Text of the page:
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Business of the House

Volume 464: debated on Thursday 18 October 2007

Before announcing the business I can tell the House that the Commons calendar, from November this year until October 2008, was published earlier today and is available in the Vote Office. I am sure that hon. Members will be interested to know that we plan to rise for the Christmas recess on Tuesday 18 December.

The business for the week commencing 22 October will be:

Monday 22 October—Statement by the Prime Minister following the European Council meeting. Motion to approve a Ways and Means resolution on the Serious Crime Bill [Lords]. Remaining stages of the Serious Crime Bill [Lords].

Tuesday 23 October—Carry-over motion for the Crossrail Bill followed by motions relating to the House of Commons Members’ Fund and a motion to take note of the outstanding reports of the Public Accounts Committee to which the Government have replied. Details will be given in the Official Report.

Wednesday 24 October—Consideration of Lords amendments, followed by consideration of Lords amendments to the Local Government and Public Involvement in Health Bill, followed by, if necessary, consideration of Lords amendments.

Thursday 25 October—Motions relating to House business, including the report from the Select Committee on Modernisation of the House of Commons and from the Procedure Committee.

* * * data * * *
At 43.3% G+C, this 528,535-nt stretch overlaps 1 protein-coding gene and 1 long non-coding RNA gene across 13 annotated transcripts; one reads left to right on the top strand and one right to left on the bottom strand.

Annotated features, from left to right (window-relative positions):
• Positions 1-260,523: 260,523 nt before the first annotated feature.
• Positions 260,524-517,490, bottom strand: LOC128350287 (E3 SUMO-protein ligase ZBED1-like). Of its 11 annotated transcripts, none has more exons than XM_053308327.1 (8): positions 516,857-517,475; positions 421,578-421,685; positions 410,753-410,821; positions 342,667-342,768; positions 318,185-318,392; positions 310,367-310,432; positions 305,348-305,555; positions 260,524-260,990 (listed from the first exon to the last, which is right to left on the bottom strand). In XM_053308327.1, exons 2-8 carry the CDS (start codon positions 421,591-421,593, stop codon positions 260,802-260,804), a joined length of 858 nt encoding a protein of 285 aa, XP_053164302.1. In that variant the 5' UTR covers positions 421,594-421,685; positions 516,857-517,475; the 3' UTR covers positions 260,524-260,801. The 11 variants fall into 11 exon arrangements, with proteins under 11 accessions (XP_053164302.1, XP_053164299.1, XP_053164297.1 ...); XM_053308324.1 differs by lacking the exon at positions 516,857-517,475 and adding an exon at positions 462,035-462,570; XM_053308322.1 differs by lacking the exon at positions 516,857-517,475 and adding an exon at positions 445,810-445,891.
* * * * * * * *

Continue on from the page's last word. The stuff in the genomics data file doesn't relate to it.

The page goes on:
It may assist the House if I tell hon. Members that I have today published the Government’s response to the Modernisation Committee’s first report of the 2006-07 Session, “Revitalising the Chamber: the role of the back bench Member”. It is now available to all hon. Members from the Vote Office. I intend to table the relevant motions in due course.

Friday 26 October—The House will not be sitting.

The provisional business for the week commencing 29 October will be:

Monday 29 October—Consideration of Lords amendments, followed by a debate on Burma on a motion for the Adjournment of the House followed by, if necessary, consideration of Lords amendments.

Tuesday 30 October—If necessary, consideration of Lords amendments. The House will be prorogued when Royal Assent to all Acts has been signified.

I hope that it will be possible to prorogue no later than Tuesday 30 October. The House will understand that that is subject to the progress of business in both Houses, but that looks the most likely date at the moment.

I should also like to inform the House that the business in Westminster Hall in October will be:

Thursday 25 October—A debate on the report from the Environmental Audit Committee on the EU emissions trading scheme.

I am today bringing forward measures that will allow for corrections to be made in Hansard and for letters from non-departmental public body chairs to be published in Hansard for the first time. Full details are available in written ministerial statements. I am grateful to the Select Committee on Procedure for its advice on both points.